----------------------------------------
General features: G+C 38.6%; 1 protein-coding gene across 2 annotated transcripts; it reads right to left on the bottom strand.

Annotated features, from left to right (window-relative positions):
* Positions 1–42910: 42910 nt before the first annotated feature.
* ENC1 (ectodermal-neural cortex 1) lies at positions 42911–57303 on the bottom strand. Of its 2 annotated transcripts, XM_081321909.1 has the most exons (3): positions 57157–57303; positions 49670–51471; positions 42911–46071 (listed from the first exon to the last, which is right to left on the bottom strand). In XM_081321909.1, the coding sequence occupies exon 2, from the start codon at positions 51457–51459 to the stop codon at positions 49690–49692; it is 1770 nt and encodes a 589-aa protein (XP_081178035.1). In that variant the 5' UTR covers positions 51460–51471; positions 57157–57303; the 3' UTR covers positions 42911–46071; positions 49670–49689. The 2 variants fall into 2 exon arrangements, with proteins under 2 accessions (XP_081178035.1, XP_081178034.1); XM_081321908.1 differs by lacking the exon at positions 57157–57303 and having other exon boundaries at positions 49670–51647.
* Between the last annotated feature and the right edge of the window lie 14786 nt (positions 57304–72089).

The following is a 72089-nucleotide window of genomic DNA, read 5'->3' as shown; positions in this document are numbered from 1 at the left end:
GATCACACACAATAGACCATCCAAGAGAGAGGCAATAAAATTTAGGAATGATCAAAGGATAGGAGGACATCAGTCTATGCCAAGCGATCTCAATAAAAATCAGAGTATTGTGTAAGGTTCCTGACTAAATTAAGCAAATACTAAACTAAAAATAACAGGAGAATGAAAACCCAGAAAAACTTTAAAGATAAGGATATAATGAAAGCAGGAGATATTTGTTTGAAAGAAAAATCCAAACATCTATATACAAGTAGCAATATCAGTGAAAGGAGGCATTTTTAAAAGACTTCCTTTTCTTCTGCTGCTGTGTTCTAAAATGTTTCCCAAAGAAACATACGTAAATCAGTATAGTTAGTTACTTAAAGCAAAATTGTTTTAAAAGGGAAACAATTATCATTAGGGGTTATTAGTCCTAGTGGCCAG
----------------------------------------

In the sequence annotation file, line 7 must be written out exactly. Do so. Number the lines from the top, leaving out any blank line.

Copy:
GATCACACACAATAGACCATCCAAGAGAGAGGCAATAAAATTTAGGAATGATCAAAGGATAGGAGGACATCAGTCTATGCCAAGCGATCTCAATAAAAATCAGAGTATTGTGTAAGGTTCCTGACTAAATTAAGCAAATACTAAACTAAAAATAACAGGAGAATGAAAACCCAGAAAAACTTTAAAGATAAGGATATAATGAAAGCAGGAGATATTTGTTTGAAAGAAAAATCCAAACATCTATATACAAGTAGCAATATCAGTGAAAGGAGGCATTTTTAAAAGACTTCCTTTTCTTCTGCTGCTGTGTTCTAAAATGTTTCCCAAAGAAACATACGTAAATCAGTATAGTTAGTTACTTAAAGCAAAATTGTTTTAAAAGGGAAACAATTATCATTAGGGGTTATTAGTCCTAGTGGCCAG